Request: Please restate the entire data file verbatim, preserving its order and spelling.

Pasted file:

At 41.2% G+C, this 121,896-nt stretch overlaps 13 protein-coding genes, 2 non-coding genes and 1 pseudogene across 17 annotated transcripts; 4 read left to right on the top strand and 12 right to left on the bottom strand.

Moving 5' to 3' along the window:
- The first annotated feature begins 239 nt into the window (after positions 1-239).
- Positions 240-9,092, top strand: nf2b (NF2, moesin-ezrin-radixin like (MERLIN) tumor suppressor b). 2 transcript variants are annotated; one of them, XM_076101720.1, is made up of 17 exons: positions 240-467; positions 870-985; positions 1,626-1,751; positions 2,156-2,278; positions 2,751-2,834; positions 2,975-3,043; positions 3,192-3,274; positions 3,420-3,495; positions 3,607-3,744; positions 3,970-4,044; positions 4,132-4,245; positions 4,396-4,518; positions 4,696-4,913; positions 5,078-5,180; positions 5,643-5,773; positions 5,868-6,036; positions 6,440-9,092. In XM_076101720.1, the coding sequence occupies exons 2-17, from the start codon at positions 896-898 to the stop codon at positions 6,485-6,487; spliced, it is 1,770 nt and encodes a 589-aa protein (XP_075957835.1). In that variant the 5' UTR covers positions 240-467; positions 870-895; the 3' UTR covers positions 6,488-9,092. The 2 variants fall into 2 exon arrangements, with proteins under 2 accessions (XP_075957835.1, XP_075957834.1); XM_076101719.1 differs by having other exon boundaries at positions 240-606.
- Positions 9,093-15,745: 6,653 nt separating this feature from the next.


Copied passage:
At 41.2% G+C, this 121,896-nt stretch overlaps 13 protein-coding genes, 2 non-coding genes and 1 pseudogene across 17 annotated transcripts; 4 read left to right on the top strand and 12 right to left on the bottom strand.

Moving 5' to 3' along the window:
- The first annotated feature begins 239 nt into the window (after positions 1-239).
- Positions 240-9,092, top strand: nf2b (NF2, moesin-ezrin-radixin like (MERLIN) tumor suppressor b). 2 transcript variants are annotated; one of them, XM_076101720.1, is made up of 17 exons: positions 240-467; positions 870-985; positions 1,626-1,751; positions 2,156-2,278; positions 2,751-2,834; positions 2,975-3,043; positions 3,192-3,274; positions 3,420-3,495; positions 3,607-3,744; positions 3,970-4,044; positions 4,132-4,245; positions 4,396-4,518; positions 4,696-4,913; positions 5,078-5,180; positions 5,643-5,773; positions 5,868-6,036; positions 6,440-9,092. In XM_076101720.1, the coding sequence occupies exons 2-17, from the start codon at positions 896-898 to the stop codon at positions 6,485-6,487; spliced, it is 1,770 nt and encodes a 589-aa protein (XP_075957835.1). In that variant the 5' UTR covers positions 240-467; positions 870-895; the 3' UTR covers positions 6,488-9,092. The 2 variants fall into 2 exon arrangements, with proteins under 2 accessions (XP_075957835.1, XP_075957834.1); XM_076101719.1 differs by having other exon boundaries at positions 240-606.
- Positions 9,093-15,745: 6,653 nt separating this feature from the next.